You’re a really busy person, so it’s understandable that you completely forgot about the hearing test you have scheduled for tomorrow. Thankfully, you just got that reminder text from us, and you still have some time to get ready. So… what should you do?
Hearing exams aren’t like back in college or high school where you’d have to pull an all-nighter to study for an exam. With a hearing test, it’s more about attempting to remember everything you need to know about your symptoms. Essentially, preparing for your hearing exam is really about making certain you get as much out of your time with us as possible.
Here are 7 simple ways to get yourself prepped and ready!
1. Make a list of your symptoms (and when they happen)
The symptoms of hearing loss vary from person to person and at different times. There might be some symptoms that are apparent and others that are more discreet. So take a few notes on when your symptoms are most noticeable before your appointment. Some things you can list out include:
- Do you find yourself losing focus in meetings at work? Does this tend to happen in the morning? All day?
- When you’re out in a crowded restaurant, do you struggle to hear conversations? If so, how often does that occur?
- Did you have a hard time hearing the TV? Do you have it cranked way up? And do you experience that it’s harder to hear later in the evening than in the morning?
- Is talking on the phone difficult? Keep track of times when it’s more difficult to understand people than normal.
This type of information is very useful for us. Note the day and time of these symptoms if you can. At least observe the occurrence of the symptoms if you can’t record the times.
2. Get some information about hearing aids
How much do you really know about hearing aids? It’s an important question because you don’t want to make any decisions influenced by what you presume. If we inform you a hearing aid would be beneficial, that’s would be the perfect time to ask educated questions.
Knowing what kinds of hearing devices are available and what your preferences might be can help speed along the process and help you get better answers.
3. Go over your medical history
This one will also help the process go faster after your appointment. Before your appointment, you should take a little time to jot down your medical history. This should include both major and minor situations. You should write down things like:
- Any history of sickness or disease (you don’t have to note every cold, but anything that sticks out).
- Medications you’re currently taking.
- Surgeries you’ve had, both major or minor.
- Any medical apparatuses you use.
- Allergies and reactions to medicines.
4. Loud noisy environments should be avoided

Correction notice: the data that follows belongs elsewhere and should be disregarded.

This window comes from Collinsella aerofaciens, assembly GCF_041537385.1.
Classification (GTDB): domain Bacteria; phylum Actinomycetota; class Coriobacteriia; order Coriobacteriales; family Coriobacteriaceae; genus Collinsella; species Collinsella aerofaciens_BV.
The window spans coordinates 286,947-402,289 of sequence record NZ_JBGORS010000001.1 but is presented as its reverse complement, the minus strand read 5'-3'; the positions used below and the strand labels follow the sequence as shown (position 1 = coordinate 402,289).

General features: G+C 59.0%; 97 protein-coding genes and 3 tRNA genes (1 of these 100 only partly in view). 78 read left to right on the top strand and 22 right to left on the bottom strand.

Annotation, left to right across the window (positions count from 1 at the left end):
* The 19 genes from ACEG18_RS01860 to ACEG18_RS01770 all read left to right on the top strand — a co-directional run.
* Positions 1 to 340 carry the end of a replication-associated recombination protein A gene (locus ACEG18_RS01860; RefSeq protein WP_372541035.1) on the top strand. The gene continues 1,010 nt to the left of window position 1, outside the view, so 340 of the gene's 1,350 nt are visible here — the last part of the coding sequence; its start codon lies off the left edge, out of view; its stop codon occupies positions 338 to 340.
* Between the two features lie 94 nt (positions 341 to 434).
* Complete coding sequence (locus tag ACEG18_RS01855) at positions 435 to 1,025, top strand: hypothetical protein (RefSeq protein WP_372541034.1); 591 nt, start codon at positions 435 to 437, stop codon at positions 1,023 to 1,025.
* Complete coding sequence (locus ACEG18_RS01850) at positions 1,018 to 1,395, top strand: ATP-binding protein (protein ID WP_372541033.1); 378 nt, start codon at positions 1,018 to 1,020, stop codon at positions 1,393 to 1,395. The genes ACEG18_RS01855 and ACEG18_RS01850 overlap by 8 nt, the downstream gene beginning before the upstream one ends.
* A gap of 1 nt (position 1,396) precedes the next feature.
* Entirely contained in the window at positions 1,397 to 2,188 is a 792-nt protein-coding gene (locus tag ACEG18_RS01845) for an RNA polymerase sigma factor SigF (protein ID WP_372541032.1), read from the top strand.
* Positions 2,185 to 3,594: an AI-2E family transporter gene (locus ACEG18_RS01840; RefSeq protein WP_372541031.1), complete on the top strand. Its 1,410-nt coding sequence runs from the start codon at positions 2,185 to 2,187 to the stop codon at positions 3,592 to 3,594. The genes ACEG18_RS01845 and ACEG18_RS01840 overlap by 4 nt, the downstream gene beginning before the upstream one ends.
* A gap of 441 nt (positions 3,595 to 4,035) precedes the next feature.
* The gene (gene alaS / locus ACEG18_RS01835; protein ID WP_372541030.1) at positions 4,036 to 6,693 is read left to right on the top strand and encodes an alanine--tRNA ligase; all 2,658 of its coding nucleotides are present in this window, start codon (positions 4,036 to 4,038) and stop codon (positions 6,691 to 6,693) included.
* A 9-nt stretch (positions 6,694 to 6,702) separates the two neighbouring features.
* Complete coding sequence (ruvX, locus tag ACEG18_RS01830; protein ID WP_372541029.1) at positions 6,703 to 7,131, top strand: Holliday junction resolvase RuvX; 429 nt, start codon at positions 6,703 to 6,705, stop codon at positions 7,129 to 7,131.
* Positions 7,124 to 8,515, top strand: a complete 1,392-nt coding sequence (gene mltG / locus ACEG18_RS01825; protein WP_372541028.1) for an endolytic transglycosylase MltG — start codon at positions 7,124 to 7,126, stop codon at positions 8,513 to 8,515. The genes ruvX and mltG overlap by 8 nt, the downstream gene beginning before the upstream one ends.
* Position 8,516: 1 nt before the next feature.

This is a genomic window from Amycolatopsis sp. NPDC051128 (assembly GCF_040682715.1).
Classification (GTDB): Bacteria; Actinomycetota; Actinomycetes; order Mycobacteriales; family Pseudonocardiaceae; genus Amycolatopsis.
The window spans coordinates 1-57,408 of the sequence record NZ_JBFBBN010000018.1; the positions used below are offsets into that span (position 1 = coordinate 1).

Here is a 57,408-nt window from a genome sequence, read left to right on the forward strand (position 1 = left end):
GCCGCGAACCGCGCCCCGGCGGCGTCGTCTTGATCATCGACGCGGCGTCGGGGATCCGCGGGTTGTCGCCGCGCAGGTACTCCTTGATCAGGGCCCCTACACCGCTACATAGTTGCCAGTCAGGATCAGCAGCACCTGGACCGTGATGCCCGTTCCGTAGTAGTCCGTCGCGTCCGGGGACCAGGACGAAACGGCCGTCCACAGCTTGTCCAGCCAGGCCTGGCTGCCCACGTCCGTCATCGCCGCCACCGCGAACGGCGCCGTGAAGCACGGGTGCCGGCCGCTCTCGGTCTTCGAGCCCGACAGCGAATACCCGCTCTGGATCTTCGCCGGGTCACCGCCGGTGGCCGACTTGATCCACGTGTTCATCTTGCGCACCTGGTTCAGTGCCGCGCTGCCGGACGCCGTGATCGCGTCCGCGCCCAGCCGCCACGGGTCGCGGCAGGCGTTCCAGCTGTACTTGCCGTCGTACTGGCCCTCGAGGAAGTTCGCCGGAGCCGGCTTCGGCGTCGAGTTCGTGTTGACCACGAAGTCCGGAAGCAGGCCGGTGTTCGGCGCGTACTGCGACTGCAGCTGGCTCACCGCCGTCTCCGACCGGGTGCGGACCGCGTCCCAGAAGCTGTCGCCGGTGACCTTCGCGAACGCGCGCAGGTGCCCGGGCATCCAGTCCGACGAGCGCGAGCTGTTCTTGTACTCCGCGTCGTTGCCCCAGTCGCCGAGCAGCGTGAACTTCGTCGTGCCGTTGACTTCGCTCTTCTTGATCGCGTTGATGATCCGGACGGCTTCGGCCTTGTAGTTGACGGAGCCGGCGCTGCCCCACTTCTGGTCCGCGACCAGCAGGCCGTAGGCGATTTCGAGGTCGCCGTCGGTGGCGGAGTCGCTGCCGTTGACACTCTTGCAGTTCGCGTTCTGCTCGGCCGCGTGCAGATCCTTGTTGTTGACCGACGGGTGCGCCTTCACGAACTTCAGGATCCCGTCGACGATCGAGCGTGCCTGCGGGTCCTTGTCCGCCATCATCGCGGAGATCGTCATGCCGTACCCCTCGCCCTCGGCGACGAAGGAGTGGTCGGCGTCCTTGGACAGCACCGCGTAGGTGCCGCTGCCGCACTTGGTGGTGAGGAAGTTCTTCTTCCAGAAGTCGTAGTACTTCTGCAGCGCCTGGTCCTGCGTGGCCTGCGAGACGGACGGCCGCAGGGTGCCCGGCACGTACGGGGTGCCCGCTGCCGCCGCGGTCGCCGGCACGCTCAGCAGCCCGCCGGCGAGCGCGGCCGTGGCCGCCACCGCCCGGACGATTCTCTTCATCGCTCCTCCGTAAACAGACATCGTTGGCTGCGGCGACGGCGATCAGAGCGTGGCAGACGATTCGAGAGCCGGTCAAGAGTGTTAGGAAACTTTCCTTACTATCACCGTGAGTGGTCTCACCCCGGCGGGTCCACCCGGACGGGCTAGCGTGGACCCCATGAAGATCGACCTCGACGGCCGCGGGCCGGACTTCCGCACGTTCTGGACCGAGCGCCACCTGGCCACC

If you go to a booming rock concert the night before your hearing assessment, it’s going to impact the outcome. Likewise, if you go to an airshow the morning before your test, the results will not be correct. The point here is that you need to steer clear of loud noises before you come in for your hearing exam. This will ensure the results are an accurate reflection of the current state of your hearing.
5. Before you come in, consult your insurance company
The way that health insurance and hearing tests interact can be… confusing. If your hearing loss is related to a medical problem, some insurance plans will cover it. But not all plans will. It’s a good plan to get all of this figured out before your appointment, so you’re more confident about what you can expect. In some cases, you can work directly with us to get insurance answers. Otherwise, you can speak to your insurance company directly.
6. Ask somebody to come with you
Bringing a loved one or trusted friend with you to a hearing appointment isn’t absolutely necessary, but it can present numerous advantages. Among the most prominent advantages are the following:
- You don’t always recognize when your hearing isn’t functioning correctly but it’s a good bet your spouse or partner does! So our test and diagnosis will be determined by much deeper and more detailed information.
- When you’re at your exam, a lot of information will be covered. Having a dependable friend or loved one with you can help you remember all of that information when you get home.
7. Be ready for your results
It could be days or even weeks before you get the results of many medical diagnostics. But that’s not the situation with a hearing test. Just like the bubble-sheet tests that were fed through the scantron machine when you were in college, you get your results right away.
And even better, we’ll help you understand what your results mean and how you can enhance your overall hearing health. That could mean using some ear protection or some behavioral changes or perhaps hearing aids. Either way, you’ll know it immediately.
So there’s no need to overthink it. But being ready will be helpful, particularly for you.